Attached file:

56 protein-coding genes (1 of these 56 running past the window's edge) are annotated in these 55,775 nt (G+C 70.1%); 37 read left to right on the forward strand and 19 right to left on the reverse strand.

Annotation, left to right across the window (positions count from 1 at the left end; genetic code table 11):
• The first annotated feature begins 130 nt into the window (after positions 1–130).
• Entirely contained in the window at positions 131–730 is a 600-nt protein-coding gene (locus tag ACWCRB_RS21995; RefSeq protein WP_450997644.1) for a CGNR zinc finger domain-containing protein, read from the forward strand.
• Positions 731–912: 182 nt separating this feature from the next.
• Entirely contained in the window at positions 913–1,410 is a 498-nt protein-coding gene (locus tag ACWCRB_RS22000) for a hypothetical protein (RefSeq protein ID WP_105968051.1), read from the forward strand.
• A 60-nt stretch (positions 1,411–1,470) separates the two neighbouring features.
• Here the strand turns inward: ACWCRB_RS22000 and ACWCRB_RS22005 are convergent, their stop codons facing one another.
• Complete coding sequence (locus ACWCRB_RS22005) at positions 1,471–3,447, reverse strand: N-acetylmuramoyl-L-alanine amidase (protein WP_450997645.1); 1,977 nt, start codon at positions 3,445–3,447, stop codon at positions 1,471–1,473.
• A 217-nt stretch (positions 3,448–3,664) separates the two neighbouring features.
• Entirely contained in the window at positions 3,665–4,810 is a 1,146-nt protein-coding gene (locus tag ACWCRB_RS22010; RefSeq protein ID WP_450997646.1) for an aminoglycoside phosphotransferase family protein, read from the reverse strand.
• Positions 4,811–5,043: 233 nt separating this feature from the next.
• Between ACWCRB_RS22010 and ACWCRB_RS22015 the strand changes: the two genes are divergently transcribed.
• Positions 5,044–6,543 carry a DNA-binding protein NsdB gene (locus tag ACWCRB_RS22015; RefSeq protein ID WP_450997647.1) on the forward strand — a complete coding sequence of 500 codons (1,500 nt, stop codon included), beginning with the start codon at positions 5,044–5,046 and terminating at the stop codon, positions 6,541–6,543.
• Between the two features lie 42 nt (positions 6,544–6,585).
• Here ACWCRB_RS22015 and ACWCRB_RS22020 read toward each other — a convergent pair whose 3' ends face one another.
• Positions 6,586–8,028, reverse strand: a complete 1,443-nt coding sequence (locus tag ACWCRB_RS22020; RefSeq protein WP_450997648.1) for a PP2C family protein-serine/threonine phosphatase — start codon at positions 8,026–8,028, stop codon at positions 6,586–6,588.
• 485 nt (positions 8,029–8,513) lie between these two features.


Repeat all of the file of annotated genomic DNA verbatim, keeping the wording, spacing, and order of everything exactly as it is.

56 protein-coding genes (1 of these 56 running past the window's edge) are annotated in these 55,775 nt (G+C 70.1%); 37 read left to right on the forward strand and 19 right to left on the reverse strand.

Annotation, left to right across the window (positions count from 1 at the left end; genetic code table 11):
• The first annotated feature begins 130 nt into the window (after positions 1–130).
• Entirely contained in the window at positions 131–730 is a 600-nt protein-coding gene (locus tag ACWCRB_RS21995; RefSeq protein WP_450997644.1) for a CGNR zinc finger domain-containing protein, read from the forward strand.
• Positions 731–912: 182 nt separating this feature from the next.
• Entirely contained in the window at positions 913–1,410 is a 498-nt protein-coding gene (locus tag ACWCRB_RS22000) for a hypothetical protein (RefSeq protein ID WP_105968051.1), read from the forward strand.
• A 60-nt stretch (positions 1,411–1,470) separates the two neighbouring features.
• Here the strand turns inward: ACWCRB_RS22000 and ACWCRB_RS22005 are convergent, their stop codons facing one another.
• Complete coding sequence (locus ACWCRB_RS22005) at positions 1,471–3,447, reverse strand: N-acetylmuramoyl-L-alanine amidase (protein WP_450997645.1); 1,977 nt, start codon at positions 3,445–3,447, stop codon at positions 1,471–1,473.
• A 217-nt stretch (positions 3,448–3,664) separates the two neighbouring features.
• Entirely contained in the window at positions 3,665–4,810 is a 1,146-nt protein-coding gene (locus tag ACWCRB_RS22010; RefSeq protein ID WP_450997646.1) for an aminoglycoside phosphotransferase family protein, read from the reverse strand.
• Positions 4,811–5,043: 233 nt separating this feature from the next.
• Between ACWCRB_RS22010 and ACWCRB_RS22015 the strand changes: the two genes are divergently transcribed.
• Positions 5,044–6,543 carry a DNA-binding protein NsdB gene (locus tag ACWCRB_RS22015; RefSeq protein ID WP_450997647.1) on the forward strand — a complete coding sequence of 500 codons (1,500 nt, stop codon included), beginning with the start codon at positions 5,044–5,046 and terminating at the stop codon, positions 6,541–6,543.
• Between the two features lie 42 nt (positions 6,544–6,585).
• Here ACWCRB_RS22015 and ACWCRB_RS22020 read toward each other — a convergent pair whose 3' ends face one another.
• Positions 6,586–8,028, reverse strand: a complete 1,443-nt coding sequence (locus tag ACWCRB_RS22020; RefSeq protein WP_450997648.1) for a PP2C family protein-serine/threonine phosphatase — start codon at positions 8,026–8,028, stop codon at positions 6,586–6,588.
• 485 nt (positions 8,029–8,513) lie between these two features.